Global Cities, Global Solutions by Team MITacal
Create a global network of MIT alums focussed on cities to catalyze and implement innovative climate solutions to help stay within 2°C.
Recent estimates [1, 2] show 54% of the world’s population living in cities, only expected to grow in the coming years. Being where most people live, cities are also where we generate most CO2 and where many climate solutions are implemented. While some effective global networks of local governments (e.g., ICLEI) exist, they are only indirectly linked to innovative technology and policy research being conducted at leading institutions such as MIT. MIT itself has many initiatives linked to cities globally (e.g., SMART/Singapore) focused in part on innovations with climate implications. Given the urgent need to be on a critical path to staying below a 2°C increase, linking, integrating and implementing the most promising innovations in cities is essential. MIT and its alumni globally can play a critical role here.
Implementing innovations - particularly in cities - often requires integration across disciplinary lines. These include most of the skills represented by MIT alumni, from architecture and planning to engineering and science as well as management, policy, and activism. Successful field implementation is often correlated with advocacy by respected community members - as MIT alumni are likely to be. We propose actions to harness the breadth of expertise among alumni worldwide to get city-based climate innovations in place faster and more effectively than otherwise. Resulting will be specific mechanisms (e.g., online forums, searchable databases, links to web-based information) to support MIT alumni, researchers and field practitioners, as well as the Institute itself in reaching or exceeding its climate goals.
We will work with alumni across the world to pilot test the concept in MIT's own backyard, Cambridge, Massachusetts. Focused on the transportation and building domains, and on MIT’s research and activities related to them, all alumni with relevant experience or skills will be actively encouraged to participate
What actions do you propose?
- Articulate the top climate issues in Cambridge (including MIT) and their points of contact;
- Summarize lessons learned from collaborative tools that link field practitioners and researchers (e.g., Thriving Earth Exchange) in the arena of climate change and sustainability;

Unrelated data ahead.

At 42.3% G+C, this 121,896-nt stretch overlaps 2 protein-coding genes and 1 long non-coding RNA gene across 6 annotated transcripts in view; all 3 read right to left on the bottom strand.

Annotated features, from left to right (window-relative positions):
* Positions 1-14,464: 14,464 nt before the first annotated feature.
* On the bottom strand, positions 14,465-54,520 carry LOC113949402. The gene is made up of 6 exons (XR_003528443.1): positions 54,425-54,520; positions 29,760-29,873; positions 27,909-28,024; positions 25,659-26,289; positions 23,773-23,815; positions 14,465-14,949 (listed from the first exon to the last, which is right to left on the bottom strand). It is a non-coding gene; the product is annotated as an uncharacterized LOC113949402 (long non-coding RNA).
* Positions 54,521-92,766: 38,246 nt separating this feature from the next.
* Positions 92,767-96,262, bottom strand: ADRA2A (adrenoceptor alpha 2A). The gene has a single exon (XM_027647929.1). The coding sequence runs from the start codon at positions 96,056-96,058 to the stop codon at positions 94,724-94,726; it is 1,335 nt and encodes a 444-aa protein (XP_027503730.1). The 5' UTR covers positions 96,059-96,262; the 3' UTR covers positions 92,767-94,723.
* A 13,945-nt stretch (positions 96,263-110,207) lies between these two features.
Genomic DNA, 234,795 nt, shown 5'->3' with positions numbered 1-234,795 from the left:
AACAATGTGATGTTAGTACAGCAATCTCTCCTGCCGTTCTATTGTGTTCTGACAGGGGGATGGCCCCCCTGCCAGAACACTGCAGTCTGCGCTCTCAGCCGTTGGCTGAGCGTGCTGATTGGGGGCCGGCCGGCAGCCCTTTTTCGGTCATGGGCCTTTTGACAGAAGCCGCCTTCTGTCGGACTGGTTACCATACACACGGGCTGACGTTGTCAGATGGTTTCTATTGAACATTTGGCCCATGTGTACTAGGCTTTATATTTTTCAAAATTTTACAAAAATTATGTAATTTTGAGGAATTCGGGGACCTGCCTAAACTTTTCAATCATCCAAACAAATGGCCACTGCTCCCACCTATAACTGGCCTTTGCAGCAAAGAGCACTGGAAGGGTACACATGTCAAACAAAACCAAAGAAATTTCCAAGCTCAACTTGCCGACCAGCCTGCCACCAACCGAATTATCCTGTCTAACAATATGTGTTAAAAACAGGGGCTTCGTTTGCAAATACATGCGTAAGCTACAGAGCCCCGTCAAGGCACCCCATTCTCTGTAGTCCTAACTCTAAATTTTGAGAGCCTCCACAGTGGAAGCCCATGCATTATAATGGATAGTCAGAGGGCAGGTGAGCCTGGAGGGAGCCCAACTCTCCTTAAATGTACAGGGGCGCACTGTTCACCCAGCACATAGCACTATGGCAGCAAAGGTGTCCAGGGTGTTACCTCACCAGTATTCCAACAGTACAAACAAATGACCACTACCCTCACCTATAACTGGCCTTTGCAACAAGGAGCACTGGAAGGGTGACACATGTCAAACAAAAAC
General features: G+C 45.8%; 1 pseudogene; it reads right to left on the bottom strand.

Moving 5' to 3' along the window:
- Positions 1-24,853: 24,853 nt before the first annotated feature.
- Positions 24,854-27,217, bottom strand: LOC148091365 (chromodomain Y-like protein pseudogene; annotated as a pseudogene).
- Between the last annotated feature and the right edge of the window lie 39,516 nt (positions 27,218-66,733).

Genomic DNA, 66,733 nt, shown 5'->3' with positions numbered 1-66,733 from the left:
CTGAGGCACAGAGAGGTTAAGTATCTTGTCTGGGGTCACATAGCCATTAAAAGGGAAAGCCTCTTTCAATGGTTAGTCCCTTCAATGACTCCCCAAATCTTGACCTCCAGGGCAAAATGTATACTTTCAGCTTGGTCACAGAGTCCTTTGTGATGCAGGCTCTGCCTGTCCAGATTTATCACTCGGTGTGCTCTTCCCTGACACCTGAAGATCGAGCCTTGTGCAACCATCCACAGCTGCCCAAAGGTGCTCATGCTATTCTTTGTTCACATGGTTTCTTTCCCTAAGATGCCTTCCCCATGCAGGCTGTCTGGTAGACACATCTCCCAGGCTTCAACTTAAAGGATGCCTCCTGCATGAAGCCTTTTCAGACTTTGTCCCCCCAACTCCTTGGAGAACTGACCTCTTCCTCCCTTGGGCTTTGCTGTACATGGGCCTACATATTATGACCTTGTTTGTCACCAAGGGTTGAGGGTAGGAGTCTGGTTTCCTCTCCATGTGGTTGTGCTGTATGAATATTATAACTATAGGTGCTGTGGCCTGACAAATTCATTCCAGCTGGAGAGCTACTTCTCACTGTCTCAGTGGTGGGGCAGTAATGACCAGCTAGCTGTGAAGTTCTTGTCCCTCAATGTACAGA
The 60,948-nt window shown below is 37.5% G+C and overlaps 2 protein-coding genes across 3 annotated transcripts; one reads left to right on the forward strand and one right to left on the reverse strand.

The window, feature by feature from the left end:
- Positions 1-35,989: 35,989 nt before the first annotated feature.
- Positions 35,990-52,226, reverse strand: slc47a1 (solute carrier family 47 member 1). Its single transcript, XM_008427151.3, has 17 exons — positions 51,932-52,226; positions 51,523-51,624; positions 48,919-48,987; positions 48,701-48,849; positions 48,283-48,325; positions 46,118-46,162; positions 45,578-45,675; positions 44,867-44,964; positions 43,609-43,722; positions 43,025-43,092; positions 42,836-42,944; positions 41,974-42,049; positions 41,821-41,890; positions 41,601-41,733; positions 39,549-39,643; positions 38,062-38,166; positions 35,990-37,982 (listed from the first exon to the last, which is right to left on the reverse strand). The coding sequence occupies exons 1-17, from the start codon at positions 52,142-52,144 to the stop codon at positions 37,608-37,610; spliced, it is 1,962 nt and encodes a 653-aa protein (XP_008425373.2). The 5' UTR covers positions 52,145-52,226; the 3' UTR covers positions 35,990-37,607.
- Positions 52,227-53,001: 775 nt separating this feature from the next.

- Create the initial learning network by identifying
interested alumni via LinkedIn, MIT Alumni Association tools (e.g., listservs);
MIT research (and leaders) relevant to top climate issues in Cambridge; and
Cambridge partners for implementing innovative solutions;
4. Crowd-source - via MIT alumni, researchers and Climate CoLab staff - Cambridge-specific climate solutions (similar to the approach there in 2014 to heat islands);
5. Summarize results of Cambridge pilot test and potential for scaling up network; and
6. Publicize cases (via a subsite of the Climate CoLab) in which networked alumni help accelerate developing and implementing critical path climate solutions in Cambridge, for example:
Climate vulnerability assessment (completed) and planning (commencing)
Net-zero emissions from transportation (proposed) plan
Cambridge, Massachusetts provides an excellent laboratory for starting to harness the global power of MIT alumni focused on municipal climate issues. Not only is Cambridge a founding member of ICLEI, MIT alumni inside and outside government are having a major impact on the city’s climate initiative. For example, two of nine city councilors are MIT alumni active on climate initiatives including net-zero. The City’s Energy, Transportation and Planning division within the Community Development Department (CDD) is headed by an MIT alumna taking broad action on climate change, e.g., an extensive vulnerability assessment and net-zero planning. Additionally, a local environmental non-profit,Green Cambridge, is headed by an MIT alumnus, spearheading many climate change initiatives including net-zero, sustainability planning and urban tree protection.
Being focused on Cambridge, MIT’s home location, the pilot also provides a strong motivation for alumni to help the Institute meet and even exceed its climate goals. Subsequent phases of this work could expand geographically and by sector, while applying lessons learned from the Cambridge pilot. Ultimately, this work could lay the foundation for a climate corps of MIT alumni spearheading climate action wherever they are, as well as being available to others needing their expertise.
Kaiser Family Foundation: http://kff.org/global-indicator/urban-population/#notes
World Health Organization: http://www.who.int/gho/urban_health/situation_trends/urban_population_growth_text/en/